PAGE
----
Taking to Cape Town like ducks to water, we resided in Bloubergstrand, often known as the water sports mecca of the Cape. Our beach front apartment proved to be the ultimate 'watch tower' as the conditions for the day unravelled. At daybreak, lines of swell revealed themselves through the crisp haze of sunrise and as no one likes to arrive late to a party, Dawn Patrol became a habit. The endless breaks that graced the Strand offered up the perfect playground and small groups of SUPers and surfers could be seen dotted along the coastline. To give you an idea, Kite beach, Big Bay, Horse Trails and all the way down to Durdesteen, are four magnificent breaks within 5km of each other. This kind of set up is often overwhelming as decision making so early on in the day can often be as confusing. Well, let me help you. After a few hectic and rather stressful mornings trying to decide, it soon became clear that if there was swell in the area, they all worked!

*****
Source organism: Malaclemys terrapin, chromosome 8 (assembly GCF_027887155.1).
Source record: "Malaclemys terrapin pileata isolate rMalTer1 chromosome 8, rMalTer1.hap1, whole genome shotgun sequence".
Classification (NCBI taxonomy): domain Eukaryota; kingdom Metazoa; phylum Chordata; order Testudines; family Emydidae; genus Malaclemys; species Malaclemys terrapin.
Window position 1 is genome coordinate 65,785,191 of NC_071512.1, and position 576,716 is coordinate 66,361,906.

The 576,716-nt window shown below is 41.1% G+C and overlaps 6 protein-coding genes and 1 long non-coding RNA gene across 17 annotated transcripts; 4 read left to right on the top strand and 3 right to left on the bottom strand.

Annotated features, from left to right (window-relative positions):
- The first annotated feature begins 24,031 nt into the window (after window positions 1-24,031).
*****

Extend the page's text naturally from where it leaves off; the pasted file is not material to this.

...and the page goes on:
Morning and evening sessions in Blouberg were broken up by the arrival of the Cape Doctor. The infamous wind that embellishes the area in the afternoons, alluring wind addicts to decorate the waterline with their colourful kites. If this kind of action is not up your street then I suggest choosing another activity that does. There are plenty of appetising things on the menu but quite often going for a drive and 'winging it' will leave you pleasantly surprised.